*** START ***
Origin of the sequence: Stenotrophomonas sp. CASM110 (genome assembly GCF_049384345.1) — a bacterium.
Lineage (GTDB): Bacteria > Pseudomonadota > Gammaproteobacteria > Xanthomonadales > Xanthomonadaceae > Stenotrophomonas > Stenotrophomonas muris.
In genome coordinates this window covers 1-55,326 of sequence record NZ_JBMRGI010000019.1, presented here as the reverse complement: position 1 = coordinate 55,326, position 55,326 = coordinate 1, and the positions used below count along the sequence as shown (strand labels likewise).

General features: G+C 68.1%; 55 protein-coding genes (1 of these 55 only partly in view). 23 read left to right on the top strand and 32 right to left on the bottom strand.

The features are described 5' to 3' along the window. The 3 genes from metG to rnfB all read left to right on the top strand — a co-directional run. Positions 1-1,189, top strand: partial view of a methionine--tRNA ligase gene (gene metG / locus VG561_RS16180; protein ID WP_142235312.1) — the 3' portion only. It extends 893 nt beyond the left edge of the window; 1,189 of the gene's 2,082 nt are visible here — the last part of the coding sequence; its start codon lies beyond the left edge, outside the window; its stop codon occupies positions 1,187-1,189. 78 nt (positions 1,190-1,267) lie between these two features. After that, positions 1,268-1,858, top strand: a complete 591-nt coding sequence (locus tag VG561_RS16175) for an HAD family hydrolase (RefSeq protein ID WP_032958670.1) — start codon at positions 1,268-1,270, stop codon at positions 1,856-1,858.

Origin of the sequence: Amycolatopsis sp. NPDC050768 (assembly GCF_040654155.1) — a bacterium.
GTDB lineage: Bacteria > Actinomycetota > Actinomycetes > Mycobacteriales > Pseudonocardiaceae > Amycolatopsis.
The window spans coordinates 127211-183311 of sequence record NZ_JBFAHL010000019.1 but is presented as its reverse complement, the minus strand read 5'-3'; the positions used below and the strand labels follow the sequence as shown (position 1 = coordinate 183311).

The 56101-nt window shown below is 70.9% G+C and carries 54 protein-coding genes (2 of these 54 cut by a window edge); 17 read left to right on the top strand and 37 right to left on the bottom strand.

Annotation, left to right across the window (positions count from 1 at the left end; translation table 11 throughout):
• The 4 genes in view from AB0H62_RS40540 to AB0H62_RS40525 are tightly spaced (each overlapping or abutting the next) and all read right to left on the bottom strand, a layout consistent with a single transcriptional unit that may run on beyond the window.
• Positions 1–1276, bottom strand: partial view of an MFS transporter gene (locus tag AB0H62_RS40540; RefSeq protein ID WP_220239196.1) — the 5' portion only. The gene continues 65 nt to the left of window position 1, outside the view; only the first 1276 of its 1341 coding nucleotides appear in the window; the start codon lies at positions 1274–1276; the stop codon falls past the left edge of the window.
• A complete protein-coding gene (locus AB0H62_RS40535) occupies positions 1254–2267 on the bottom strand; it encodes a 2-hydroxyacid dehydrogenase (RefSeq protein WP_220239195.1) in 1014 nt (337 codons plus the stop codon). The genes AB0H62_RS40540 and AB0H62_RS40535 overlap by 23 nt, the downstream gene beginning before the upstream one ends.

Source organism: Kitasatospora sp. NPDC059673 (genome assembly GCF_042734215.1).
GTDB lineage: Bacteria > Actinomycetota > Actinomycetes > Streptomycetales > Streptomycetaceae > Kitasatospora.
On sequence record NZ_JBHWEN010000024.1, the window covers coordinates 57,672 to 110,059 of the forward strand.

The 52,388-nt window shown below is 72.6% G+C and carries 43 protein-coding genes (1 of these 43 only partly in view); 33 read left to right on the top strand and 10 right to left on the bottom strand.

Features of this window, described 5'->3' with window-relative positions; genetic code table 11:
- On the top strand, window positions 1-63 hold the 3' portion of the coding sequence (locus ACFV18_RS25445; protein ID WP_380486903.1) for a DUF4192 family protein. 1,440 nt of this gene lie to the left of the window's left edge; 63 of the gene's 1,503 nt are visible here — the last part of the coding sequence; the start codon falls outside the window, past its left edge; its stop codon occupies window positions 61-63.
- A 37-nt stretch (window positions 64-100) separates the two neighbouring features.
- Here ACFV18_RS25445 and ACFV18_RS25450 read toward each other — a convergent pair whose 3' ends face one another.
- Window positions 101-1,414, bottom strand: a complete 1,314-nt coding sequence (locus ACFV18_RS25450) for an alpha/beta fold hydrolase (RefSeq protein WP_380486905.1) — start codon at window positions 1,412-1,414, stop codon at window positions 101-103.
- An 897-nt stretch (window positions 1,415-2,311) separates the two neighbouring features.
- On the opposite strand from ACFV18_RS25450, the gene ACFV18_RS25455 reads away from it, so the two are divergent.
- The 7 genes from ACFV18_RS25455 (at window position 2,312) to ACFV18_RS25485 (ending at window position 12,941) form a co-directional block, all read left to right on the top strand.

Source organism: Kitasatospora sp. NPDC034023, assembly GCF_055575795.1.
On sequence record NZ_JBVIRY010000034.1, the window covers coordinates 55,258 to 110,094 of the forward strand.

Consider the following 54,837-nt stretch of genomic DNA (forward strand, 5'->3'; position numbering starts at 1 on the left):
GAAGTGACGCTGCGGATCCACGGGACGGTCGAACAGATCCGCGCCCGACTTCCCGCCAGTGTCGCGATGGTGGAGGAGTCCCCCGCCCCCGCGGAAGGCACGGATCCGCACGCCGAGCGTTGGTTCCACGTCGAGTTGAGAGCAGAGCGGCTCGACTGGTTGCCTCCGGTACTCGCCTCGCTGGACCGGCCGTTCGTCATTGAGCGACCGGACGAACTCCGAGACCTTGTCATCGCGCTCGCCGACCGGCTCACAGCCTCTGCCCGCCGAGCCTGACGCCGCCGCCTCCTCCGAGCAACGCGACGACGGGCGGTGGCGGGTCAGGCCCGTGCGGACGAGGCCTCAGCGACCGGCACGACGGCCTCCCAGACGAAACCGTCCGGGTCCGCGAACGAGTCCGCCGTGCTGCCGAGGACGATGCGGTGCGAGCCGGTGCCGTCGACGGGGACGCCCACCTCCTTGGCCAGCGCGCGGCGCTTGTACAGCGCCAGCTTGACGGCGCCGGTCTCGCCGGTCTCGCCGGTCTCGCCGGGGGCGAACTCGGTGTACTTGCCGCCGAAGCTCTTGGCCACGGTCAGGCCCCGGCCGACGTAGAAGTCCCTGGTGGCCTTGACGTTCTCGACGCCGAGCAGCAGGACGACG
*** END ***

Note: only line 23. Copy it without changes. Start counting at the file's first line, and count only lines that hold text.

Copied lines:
- An 897-nt stretch (window positions 1,415-2,311) separates the two neighbouring features.